This is something we have talked a lot about. There are some essentials that you need to have and need to do when running DTT:

  • Use high powered reinforcers! Enough said. Make it awesome when they get it correct. If you are using food, make it small amounts (cut up gummy worms, use mini m&ms, small pieces of chips, etc.). 
  • Always do the same amount of trials. That’s why my DTT data sheets have a column for total number of trials. That isn’t so you can add up how many you did each day, it’s so you can remember how many total trials you are doing. If one day you do 7 trials and the next day you do 25 – you aren’t going to be able to compare your data. Getting 7 correct out of 7 is pretty great but 7 out of 25 – not so much.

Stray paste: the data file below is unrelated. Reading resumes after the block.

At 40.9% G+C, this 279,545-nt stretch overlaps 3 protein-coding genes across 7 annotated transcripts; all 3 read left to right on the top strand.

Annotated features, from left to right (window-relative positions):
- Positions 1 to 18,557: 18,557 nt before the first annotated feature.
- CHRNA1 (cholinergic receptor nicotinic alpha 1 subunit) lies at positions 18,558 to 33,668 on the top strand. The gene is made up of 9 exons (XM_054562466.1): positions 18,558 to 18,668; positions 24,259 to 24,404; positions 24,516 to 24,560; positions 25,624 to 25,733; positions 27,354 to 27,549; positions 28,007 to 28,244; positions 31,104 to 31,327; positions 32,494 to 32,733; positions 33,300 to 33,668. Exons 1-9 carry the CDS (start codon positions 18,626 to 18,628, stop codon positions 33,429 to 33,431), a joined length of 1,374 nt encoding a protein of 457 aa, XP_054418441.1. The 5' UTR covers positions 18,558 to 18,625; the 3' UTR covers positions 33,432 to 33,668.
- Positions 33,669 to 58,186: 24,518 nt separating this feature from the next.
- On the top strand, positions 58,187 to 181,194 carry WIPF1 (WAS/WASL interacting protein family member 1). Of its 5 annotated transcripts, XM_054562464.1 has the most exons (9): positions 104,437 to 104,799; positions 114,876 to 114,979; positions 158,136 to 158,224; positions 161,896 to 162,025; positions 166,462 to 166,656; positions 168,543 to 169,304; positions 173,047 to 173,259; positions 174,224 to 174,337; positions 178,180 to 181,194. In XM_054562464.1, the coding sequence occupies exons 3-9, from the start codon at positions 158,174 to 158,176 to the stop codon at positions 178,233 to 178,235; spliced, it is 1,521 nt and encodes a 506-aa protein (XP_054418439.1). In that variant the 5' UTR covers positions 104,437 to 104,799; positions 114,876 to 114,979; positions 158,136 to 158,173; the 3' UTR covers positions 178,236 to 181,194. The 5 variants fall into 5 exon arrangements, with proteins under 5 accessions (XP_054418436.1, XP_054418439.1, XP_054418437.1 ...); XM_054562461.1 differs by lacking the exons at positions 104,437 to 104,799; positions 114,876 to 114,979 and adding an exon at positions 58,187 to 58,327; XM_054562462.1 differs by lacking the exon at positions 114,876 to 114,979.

• Work in sets and plan them out! I have gotten a lot of questions about this. On my DTT data sheets, I have a section for Set Number. You aren’t going to work on all of the colors at once or all of the body parts. Break down the complete set of skills into sets. So if you are working on identifying body parts pick 3-5 body parts for each set (i.e. Set 1 is eye, nose, and hair; Set 2 is arm, mouth, and knee, etc.). Once you completely master Set 1, move on to Set 2. Include all of this info on your Program Guide
  • Set a mastery criteria. After how many days with how many correct will you move on the next set.